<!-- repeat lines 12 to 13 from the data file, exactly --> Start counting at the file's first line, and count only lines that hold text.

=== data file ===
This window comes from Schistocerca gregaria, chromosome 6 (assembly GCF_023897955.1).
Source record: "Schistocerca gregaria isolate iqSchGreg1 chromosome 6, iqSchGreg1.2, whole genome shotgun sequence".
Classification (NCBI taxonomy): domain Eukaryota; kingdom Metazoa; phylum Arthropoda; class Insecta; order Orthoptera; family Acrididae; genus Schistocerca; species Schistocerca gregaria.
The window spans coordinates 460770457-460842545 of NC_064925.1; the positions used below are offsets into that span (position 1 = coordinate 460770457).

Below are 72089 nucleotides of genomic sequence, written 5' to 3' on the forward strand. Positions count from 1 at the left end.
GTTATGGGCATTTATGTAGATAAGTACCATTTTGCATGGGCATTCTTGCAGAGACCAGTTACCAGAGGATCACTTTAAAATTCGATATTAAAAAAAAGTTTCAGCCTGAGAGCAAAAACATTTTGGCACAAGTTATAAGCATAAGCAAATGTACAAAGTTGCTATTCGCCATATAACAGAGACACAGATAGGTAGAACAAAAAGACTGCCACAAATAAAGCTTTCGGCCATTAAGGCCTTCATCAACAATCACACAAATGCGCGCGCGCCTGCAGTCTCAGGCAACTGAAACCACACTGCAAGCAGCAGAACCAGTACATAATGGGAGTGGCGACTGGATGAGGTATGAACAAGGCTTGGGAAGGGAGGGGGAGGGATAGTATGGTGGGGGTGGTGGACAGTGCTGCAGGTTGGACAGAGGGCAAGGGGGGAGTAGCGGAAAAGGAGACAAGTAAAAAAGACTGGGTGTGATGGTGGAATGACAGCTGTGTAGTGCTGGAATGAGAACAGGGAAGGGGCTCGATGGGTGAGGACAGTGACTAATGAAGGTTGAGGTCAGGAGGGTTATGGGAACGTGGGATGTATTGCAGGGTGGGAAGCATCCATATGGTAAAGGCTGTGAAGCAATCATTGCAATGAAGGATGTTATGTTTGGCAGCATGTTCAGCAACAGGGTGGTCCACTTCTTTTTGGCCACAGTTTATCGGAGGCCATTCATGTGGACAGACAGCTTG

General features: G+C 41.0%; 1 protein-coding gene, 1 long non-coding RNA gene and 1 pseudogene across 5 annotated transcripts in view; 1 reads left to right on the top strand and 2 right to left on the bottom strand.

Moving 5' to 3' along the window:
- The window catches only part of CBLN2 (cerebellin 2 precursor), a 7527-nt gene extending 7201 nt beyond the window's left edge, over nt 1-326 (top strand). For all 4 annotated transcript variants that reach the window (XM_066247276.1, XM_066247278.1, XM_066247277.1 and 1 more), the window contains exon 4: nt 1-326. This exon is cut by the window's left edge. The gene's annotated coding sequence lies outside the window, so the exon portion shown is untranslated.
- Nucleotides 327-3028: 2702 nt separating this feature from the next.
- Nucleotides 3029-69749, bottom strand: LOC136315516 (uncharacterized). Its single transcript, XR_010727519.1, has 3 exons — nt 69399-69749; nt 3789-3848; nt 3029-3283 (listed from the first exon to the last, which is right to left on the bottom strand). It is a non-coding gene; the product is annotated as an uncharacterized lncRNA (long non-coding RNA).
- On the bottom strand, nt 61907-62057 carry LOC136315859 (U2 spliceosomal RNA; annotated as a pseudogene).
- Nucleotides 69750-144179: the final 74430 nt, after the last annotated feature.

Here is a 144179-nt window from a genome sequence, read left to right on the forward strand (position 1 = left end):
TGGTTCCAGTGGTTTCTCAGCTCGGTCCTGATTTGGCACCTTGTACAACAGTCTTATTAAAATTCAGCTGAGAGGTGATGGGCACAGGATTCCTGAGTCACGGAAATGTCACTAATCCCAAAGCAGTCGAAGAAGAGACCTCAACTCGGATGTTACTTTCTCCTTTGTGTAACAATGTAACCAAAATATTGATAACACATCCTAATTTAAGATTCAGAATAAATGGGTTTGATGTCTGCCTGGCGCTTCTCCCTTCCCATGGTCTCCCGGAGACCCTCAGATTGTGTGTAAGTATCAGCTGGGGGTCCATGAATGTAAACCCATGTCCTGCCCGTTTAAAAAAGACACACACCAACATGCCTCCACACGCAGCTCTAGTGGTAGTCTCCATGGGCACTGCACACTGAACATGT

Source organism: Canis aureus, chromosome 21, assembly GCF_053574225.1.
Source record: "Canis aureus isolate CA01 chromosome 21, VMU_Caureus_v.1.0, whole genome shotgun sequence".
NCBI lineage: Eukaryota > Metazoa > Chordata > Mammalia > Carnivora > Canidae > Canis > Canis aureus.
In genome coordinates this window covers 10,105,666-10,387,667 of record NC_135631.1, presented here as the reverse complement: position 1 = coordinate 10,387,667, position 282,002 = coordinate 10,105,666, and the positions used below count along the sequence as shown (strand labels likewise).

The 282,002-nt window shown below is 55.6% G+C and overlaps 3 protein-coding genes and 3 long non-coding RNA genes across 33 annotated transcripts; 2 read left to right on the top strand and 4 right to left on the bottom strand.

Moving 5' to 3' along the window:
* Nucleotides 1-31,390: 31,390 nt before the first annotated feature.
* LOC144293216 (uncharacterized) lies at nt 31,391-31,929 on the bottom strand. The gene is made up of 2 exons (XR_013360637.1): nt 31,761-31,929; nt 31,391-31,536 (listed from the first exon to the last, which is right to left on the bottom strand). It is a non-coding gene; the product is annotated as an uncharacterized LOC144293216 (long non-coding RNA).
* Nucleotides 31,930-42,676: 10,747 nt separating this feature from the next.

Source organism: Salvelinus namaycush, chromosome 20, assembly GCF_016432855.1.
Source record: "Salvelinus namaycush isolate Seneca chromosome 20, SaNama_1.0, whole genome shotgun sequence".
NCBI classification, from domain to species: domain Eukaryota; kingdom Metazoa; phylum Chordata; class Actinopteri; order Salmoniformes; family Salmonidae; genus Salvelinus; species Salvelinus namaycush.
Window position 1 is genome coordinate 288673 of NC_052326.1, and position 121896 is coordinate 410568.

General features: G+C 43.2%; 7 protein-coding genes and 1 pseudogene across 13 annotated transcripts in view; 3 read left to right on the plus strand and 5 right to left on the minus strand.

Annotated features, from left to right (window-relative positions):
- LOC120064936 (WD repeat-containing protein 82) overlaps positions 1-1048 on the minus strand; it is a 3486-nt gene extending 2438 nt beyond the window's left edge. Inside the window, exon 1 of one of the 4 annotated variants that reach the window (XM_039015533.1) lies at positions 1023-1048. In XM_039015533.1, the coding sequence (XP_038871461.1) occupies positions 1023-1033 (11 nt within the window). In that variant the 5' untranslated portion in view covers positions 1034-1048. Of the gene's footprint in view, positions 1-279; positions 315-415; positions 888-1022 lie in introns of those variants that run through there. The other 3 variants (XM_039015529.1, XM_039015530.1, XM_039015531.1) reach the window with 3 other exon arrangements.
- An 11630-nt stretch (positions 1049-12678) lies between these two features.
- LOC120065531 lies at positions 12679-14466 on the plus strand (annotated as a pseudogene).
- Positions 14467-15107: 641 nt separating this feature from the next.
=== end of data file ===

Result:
- On the bottom strand, nt 61907-62057 carry LOC136315859 (U2 spliceosomal RNA; annotated as a pseudogene).
- Nucleotides 69750-144179: the final 74430 nt, after the last annotated feature.